Based on a still-popular children’s book originally published in the ’30s, Mr. Popper’s Penguins drags the title character (Jim Carrey) through your standard array of Disneyesque transformative events meant to wring squeals of joy from wee ones and a tear or two from their nostalgic parents.
Highly reminiscent of ’60s deadbeat-meets- cute-animal flicks, Popper’s trades in the shaggy dogs, monkeys and ducklings for a six-pack of CG penguins, but the song remains the same.
Mr. Popper is an icy-cool NYC real estate broker who prides himself on scoring Trump-style property coups. Of course, all this single-minded paper-chasing has made him a lousy husband and dad.
His ex-wife (Carla Gugino) and two kids (Maxwell Perry Cotton, Madeline Carroll) are all very disappointed in our well-heeled hero, and it’s obvious that it’s his heart that needs filling, not his wallet.
Salvation comes in a big wooden box, when Popper suddenly inherits a penguin (quickly followed by five more) from his estranged and recently-deceased dad.
Antics ensue as Popper’s waddlin’, whoopin’ and poopin’ house guests run amuck in high society New York. And that, basically, is it: computer-generated penguins, goofing around in toilets and chowing on sushi with their exasperated new owner.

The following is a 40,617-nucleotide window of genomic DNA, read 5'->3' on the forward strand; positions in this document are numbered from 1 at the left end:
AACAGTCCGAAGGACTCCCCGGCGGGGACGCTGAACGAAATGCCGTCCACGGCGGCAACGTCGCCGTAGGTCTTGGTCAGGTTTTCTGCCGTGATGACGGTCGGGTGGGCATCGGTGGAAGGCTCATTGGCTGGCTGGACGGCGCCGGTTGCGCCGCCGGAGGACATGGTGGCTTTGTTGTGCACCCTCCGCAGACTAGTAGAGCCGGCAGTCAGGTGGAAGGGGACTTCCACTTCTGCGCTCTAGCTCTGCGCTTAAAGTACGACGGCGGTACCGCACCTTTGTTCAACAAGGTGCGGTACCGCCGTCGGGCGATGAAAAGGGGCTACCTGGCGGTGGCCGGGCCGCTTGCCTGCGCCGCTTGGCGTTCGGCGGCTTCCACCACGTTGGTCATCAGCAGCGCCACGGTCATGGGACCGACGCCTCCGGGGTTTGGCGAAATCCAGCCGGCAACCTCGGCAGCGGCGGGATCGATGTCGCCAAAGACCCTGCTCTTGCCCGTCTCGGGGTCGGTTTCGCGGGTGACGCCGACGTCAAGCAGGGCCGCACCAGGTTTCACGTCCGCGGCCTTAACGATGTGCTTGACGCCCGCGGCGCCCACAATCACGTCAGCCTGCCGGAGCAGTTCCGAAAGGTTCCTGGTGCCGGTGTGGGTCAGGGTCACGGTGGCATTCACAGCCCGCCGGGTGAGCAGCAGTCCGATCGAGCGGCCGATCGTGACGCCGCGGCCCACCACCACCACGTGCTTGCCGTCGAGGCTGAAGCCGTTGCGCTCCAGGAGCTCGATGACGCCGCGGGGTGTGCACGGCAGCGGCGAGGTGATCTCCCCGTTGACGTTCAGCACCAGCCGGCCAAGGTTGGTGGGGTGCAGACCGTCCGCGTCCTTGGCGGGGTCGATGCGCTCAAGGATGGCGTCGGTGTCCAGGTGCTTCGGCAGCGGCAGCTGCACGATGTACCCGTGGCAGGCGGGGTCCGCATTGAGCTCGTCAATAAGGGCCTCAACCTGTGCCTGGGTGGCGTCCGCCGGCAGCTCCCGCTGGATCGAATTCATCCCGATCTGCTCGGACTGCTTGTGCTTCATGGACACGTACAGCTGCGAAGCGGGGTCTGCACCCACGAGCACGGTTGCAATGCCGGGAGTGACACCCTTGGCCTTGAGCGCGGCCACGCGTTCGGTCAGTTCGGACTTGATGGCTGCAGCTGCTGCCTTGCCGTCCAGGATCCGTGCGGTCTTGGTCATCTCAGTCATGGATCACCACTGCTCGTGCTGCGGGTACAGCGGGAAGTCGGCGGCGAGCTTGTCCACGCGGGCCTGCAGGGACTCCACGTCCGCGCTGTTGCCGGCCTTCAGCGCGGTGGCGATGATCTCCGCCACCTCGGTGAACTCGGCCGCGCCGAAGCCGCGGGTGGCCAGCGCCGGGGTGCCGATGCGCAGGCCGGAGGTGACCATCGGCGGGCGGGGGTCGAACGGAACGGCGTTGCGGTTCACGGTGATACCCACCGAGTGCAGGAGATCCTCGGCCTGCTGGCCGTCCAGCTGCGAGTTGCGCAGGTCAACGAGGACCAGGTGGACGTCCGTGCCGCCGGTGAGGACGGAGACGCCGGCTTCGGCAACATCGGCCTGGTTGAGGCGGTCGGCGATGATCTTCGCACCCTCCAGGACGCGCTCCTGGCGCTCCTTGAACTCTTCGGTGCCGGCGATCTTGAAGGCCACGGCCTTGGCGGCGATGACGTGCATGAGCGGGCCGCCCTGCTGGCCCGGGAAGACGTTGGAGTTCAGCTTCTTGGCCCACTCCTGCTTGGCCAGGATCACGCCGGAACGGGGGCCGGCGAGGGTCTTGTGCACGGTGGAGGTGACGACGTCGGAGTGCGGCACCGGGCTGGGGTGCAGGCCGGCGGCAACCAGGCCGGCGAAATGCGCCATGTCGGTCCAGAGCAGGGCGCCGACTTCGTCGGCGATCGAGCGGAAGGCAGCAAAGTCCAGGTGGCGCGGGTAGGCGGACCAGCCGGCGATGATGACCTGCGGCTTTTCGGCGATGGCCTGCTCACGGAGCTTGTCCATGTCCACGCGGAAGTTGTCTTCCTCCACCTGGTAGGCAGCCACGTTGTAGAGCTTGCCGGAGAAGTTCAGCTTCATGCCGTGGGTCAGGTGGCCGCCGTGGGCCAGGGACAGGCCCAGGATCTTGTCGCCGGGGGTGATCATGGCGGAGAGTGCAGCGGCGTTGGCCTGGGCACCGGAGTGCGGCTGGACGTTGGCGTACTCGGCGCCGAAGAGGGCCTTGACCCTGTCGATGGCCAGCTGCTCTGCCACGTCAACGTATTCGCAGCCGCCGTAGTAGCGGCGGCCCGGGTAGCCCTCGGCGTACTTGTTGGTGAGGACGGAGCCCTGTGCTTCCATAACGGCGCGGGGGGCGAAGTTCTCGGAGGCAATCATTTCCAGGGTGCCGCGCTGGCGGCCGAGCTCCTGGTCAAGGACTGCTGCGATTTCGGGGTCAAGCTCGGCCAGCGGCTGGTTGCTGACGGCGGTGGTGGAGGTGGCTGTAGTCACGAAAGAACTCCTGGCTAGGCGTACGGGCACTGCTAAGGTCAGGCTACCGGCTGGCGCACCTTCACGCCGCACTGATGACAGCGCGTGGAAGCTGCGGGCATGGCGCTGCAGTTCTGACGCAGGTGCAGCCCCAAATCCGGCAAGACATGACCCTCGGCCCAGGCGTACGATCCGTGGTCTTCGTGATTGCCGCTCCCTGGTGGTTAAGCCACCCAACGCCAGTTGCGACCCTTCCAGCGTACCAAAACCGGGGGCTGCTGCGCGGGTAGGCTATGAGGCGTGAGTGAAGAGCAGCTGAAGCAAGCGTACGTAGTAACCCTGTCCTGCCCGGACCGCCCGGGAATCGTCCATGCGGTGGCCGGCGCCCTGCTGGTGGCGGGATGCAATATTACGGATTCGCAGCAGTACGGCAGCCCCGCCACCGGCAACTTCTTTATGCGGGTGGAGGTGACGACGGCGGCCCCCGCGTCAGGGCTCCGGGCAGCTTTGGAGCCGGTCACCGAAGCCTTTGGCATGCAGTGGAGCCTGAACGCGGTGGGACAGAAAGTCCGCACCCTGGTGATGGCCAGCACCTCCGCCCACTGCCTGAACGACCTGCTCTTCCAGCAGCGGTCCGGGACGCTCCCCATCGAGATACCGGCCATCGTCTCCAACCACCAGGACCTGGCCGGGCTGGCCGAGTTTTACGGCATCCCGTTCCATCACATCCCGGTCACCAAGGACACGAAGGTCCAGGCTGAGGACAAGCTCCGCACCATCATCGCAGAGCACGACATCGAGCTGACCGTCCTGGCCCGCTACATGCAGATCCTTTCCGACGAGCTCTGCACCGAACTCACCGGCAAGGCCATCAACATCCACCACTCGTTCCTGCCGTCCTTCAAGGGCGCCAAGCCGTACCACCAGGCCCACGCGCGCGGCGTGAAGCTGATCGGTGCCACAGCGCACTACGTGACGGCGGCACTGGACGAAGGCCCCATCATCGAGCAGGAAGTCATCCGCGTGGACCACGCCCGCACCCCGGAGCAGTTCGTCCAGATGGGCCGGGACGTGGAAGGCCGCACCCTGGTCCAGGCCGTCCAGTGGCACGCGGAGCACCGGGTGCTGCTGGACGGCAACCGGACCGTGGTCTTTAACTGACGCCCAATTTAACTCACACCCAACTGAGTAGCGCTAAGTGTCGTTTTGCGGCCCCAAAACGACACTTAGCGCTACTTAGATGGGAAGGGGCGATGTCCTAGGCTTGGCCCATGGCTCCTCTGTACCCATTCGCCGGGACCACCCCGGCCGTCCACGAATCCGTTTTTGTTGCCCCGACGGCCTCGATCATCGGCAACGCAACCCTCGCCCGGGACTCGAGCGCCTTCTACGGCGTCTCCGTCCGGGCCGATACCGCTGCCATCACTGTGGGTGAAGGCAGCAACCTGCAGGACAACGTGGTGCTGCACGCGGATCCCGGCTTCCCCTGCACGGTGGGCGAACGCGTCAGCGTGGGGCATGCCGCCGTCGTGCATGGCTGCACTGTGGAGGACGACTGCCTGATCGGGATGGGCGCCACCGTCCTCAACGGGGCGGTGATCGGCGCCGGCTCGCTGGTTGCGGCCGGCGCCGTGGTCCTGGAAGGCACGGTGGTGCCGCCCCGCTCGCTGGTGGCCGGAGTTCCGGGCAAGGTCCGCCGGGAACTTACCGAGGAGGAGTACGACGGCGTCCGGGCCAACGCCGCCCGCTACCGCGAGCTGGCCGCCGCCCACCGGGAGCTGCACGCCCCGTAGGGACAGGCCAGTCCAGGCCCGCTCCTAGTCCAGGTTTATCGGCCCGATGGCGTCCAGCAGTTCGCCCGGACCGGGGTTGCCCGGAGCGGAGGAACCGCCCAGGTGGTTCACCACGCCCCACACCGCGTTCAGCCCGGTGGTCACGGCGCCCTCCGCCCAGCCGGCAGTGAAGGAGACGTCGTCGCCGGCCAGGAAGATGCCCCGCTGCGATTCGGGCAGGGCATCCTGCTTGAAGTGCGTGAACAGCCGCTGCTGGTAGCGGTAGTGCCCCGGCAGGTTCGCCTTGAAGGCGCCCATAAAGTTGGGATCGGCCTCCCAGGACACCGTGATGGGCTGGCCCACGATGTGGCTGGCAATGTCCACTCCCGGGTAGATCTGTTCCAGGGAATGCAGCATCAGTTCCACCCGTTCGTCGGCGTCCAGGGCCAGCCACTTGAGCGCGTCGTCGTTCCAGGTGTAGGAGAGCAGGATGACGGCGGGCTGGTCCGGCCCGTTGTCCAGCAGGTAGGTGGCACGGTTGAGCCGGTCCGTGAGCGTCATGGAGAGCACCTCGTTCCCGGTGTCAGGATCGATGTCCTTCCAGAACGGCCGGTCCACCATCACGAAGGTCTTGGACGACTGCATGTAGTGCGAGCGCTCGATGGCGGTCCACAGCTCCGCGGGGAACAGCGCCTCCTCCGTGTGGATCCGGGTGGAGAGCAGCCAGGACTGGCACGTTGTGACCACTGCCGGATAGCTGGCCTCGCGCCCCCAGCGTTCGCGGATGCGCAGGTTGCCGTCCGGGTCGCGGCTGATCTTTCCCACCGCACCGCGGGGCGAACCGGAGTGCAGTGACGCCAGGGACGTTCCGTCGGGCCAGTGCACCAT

Drowsily directed by Mean Girls’ Mark Waters, Popper’s ladles gooey sentiment on top of tiresome gags, making almost no effort to extract any funny at all out of its formidable star.
Anybody could play the flustered Popper, and it would make no noticeable difference. Breakdancing penguins trump leading men, every time.
There is one gleaming bright spot in his gloppy pile of tree sap, however. Ophelia Lovibond sparkles as Popper’s posh Brit assistant, Pippi, who stuffs every sentence with ‘P’ words. Lovibond’s a delight, and the only piece of this ’60s throwback that works.
The rest? Well, the real penguins on YouTube are funnier. And cheaper to watch.
Carrey fans will be let down by the rubber-faced one playing straight man to a pack of penguins. While kids may find the plot p-p-past its sell-by date.
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